May 7, 2018

KANKANHALLI | Who Taught You That?

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It’s National Teacher Appreciation Week! I, for one, am proud to express my gratitude for my educators past and present…from the comfort of my bedroom, as I consciously neglect attending class…but still! Gratitude!

Laziness aside, it’s crucial to actively realize the impact of educators. The humility that characterizes most teachers I’ve known frequently goes unrecognized. Given that I’m tempted to scream from the rooftops every time I even remotely follow a question on a problem set, it’s incredible that professors remain cool and collected with the massive knowledge banks hidden in their minds.

Of course, generalizations are tricky. In my twelve years of public schooling and subsequent three years at Cornell, I’ve had a variety of teachers. I remember my second-grade teacher, Mrs. Sanders, loved frogs; although now, thirteen years later, I’m forced to question whether she loved frogs for herself or for her students. My AP Language teacher solidified my interest in writing, and you, my loyal readers, are the oh-so-lucky beneficiaries. Mostly, I’m thankful that all the teachers I’ve known have instilled in me the lesson that any sort of learning can be collaborative. It’s never a solitary process.

College professors carry a different sort of weight. It’s extremely easy to feel academically inferior through the undergraduate years, and professors have the power to mitigate or exacerbate that. I remember visiting a professor’s office hours some days after the class’s first prelim. I’d scored a 95 percent on the exam, to which my professor’s reaction was: “that’s very low compared to your classmates. Have you thought about dropping this class and retaking it next semester?” This came as a blow for obvious reasons, but it indicates to me that sometimes teachers themselves fail to see the influence that their words and opinions hold.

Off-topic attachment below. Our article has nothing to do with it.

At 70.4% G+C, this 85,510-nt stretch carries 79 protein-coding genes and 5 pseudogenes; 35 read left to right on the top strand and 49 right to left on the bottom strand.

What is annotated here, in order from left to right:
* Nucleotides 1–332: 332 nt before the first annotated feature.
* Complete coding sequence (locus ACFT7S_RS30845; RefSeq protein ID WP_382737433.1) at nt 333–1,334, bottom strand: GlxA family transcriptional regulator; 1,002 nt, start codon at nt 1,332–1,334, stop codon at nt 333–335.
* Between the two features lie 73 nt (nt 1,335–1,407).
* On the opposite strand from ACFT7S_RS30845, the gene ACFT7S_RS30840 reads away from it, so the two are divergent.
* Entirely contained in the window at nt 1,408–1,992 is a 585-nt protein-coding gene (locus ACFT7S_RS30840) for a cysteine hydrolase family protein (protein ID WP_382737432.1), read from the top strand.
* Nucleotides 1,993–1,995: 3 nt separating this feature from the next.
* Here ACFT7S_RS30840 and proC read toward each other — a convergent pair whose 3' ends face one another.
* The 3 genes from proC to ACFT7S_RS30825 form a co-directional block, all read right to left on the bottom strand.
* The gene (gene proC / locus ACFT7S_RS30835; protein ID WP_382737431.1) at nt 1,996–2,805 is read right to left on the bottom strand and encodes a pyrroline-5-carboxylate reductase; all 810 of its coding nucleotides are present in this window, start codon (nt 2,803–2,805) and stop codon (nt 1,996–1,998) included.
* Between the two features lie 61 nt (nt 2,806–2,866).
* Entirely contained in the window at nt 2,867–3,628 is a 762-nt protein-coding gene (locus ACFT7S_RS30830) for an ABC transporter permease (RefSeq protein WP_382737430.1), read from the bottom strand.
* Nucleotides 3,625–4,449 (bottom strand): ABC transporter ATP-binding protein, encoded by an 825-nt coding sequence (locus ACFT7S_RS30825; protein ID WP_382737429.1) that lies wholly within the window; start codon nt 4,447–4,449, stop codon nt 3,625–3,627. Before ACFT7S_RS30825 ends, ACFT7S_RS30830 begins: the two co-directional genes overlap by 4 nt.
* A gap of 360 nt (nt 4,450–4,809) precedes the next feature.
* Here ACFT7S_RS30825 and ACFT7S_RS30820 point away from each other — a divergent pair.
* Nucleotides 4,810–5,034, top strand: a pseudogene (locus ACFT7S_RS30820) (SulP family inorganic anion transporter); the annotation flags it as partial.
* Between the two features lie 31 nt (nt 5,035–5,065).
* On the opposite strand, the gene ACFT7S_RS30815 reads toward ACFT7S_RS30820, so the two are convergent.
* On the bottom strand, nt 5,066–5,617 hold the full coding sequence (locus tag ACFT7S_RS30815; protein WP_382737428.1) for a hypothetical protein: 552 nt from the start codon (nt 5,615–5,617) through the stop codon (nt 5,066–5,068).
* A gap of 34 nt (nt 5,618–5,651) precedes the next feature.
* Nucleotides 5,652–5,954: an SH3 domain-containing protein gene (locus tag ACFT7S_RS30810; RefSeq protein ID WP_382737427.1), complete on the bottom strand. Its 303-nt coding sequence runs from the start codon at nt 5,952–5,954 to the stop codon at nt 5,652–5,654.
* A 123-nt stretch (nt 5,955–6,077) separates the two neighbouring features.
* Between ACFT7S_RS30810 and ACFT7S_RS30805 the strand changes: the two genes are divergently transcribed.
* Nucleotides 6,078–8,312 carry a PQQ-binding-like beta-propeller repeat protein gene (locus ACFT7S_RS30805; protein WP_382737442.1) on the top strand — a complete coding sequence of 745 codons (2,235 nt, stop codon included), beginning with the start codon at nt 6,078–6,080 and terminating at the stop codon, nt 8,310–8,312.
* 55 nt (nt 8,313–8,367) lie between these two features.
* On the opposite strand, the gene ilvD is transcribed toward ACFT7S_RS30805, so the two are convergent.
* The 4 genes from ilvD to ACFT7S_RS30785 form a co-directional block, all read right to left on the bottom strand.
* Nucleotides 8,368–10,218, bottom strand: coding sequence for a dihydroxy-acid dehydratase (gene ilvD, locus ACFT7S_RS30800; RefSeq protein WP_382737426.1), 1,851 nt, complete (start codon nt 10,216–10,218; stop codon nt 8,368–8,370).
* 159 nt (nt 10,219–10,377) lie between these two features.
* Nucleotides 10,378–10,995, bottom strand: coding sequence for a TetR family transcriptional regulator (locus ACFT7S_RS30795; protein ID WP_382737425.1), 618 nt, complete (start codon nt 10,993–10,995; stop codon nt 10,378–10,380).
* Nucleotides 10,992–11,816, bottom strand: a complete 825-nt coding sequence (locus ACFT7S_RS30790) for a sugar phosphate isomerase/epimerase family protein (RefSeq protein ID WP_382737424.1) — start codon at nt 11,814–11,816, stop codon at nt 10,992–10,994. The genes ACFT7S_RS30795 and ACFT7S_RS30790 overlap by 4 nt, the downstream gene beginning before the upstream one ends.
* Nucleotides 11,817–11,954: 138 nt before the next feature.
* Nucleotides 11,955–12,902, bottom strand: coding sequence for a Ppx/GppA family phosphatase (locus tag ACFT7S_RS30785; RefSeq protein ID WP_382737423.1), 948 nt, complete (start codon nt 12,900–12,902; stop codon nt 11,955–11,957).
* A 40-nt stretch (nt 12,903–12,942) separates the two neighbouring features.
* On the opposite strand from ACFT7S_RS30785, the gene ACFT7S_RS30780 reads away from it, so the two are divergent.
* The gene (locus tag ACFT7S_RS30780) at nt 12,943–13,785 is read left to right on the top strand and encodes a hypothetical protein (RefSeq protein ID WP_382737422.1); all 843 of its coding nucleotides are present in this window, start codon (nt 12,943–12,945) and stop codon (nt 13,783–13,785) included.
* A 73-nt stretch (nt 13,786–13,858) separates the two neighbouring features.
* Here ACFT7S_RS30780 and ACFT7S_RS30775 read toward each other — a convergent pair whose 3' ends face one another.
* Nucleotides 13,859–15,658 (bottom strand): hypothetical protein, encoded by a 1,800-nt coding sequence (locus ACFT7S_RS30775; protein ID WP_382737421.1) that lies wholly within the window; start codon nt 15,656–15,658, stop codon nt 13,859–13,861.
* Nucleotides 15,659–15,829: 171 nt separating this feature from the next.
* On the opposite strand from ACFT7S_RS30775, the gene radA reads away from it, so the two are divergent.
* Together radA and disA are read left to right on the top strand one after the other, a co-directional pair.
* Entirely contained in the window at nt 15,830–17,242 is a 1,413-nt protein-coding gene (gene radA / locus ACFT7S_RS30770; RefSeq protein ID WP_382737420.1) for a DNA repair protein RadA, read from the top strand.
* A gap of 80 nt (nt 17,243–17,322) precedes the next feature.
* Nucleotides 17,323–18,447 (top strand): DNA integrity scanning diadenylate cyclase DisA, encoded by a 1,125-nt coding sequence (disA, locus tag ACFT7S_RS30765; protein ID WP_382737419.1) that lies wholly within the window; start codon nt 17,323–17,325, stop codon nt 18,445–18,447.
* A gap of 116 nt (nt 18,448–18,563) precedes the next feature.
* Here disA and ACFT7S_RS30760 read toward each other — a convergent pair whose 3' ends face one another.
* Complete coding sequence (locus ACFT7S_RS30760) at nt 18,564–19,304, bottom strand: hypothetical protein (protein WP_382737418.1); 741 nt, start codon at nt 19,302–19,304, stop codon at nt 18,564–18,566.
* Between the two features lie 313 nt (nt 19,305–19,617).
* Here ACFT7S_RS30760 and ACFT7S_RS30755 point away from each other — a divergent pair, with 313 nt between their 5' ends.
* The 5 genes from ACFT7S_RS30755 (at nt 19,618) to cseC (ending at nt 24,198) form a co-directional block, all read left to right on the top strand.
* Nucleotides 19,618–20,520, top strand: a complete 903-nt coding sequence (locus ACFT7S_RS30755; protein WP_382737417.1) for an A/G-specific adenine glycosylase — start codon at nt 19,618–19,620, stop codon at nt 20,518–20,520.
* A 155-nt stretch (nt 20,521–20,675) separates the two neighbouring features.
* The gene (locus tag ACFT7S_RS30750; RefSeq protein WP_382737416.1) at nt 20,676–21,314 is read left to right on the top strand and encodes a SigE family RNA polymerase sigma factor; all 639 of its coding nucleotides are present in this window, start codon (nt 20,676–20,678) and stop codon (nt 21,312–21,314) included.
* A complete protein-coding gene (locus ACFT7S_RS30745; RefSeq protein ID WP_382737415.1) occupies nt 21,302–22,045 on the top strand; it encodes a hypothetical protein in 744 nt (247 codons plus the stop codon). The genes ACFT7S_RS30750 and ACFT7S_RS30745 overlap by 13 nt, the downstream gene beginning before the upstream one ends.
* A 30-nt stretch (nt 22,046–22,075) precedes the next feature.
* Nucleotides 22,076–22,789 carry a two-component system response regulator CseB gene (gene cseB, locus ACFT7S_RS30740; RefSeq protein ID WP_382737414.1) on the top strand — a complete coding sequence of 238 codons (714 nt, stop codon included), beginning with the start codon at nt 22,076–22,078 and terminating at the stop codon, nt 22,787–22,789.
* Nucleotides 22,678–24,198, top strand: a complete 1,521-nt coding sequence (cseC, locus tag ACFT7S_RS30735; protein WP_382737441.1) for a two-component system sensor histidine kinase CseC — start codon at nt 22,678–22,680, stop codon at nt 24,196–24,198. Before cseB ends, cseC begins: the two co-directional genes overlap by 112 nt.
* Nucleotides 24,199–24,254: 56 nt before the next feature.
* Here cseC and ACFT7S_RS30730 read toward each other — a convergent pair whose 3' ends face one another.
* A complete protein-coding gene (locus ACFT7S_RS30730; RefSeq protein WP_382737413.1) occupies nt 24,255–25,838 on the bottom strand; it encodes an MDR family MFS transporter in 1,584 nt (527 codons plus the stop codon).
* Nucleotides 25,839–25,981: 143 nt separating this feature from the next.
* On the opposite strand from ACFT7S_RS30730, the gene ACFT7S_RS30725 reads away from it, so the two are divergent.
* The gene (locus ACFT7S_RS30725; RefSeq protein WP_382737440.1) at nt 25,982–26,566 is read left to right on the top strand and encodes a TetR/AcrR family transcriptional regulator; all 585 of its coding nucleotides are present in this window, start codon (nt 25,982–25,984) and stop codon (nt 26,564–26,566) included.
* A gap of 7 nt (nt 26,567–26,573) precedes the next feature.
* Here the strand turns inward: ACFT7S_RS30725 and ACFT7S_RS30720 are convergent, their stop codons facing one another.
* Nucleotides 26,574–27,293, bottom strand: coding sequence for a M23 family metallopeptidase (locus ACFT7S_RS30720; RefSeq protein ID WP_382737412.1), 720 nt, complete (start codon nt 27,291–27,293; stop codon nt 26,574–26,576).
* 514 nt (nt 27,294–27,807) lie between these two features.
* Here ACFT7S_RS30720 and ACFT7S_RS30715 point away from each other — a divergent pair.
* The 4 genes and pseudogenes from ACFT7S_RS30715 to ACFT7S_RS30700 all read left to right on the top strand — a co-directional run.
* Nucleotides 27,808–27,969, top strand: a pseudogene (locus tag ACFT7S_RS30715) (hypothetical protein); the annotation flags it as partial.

There have also been professors at Cornell who have invested so much additional time and energy into my personal development than I would ever deem necessary. They’ve been pivotal not only in shaping my undergraduate career, but also in helping me extend myself to outside industries. I imagine teaching is similar to parenting in some ways — the goal is usually identical: to educate — but there are a plethora of approaches. Tough love, laid back, unconditionally supportive, anywhere on the spectrum.

Reflecting on the differences between primary and higher education, the varied perceptions of K-12 teachers and university professors is understandable, yet discrepancies in the respect we offer the two is not. Often, the intricacies of certain subjects or levels of concepts seem to fuel inconsistency in the amount of value we place on the teacher. Yet, the elementary school teachers who taught us phonetics through worksheets and games are just as important as the collegiate professor who’s teaching us astrophysics. You can’t have one without the other.

Many of us don’t take issue with sites like Rate My Professor, where some teachers are praised but others are harshly criticized, but it has the potential to be extremely hurtful to those professors who do peruse it. To evaluate a class is reasonable and objective — course evaluation emails are sitting in my inbox this very moment — but to evaluate a teacher begs for subjectivity. This raises the bigger issue — are our responses to a class based on the assignments and workload, which are largely arbitrary and temporary measures, or the actual passion and command conveyed by the professor? Some of the reviews on Rate My Professor demonstrate a tilt towards the former. Often times, I err on the side of trivial factors myself, though it is an ongoing effort to recalibrate myself in favor of the subjects and lecturers themselves.

We derive significant chunks of personal security and peace of mind from the knowledge we possess, and so much of this is passed along from teachers. We couldn’t get there on our own. So, thank you to my teachers. Thanks for the easy tests that boost my ego and the impossible tests that show me how much I have to learn. Thanks for the advice and the reassurance, and thanks, most of all, for the undying faith, even when my GPA could afford to be shunned.

Priya Kankanhalli is a junior in the College of Arts and Sciences. She can be reached at pkankanhalli@cornellsun.com. Matters of Fact appears alternate Tuesdays this semester.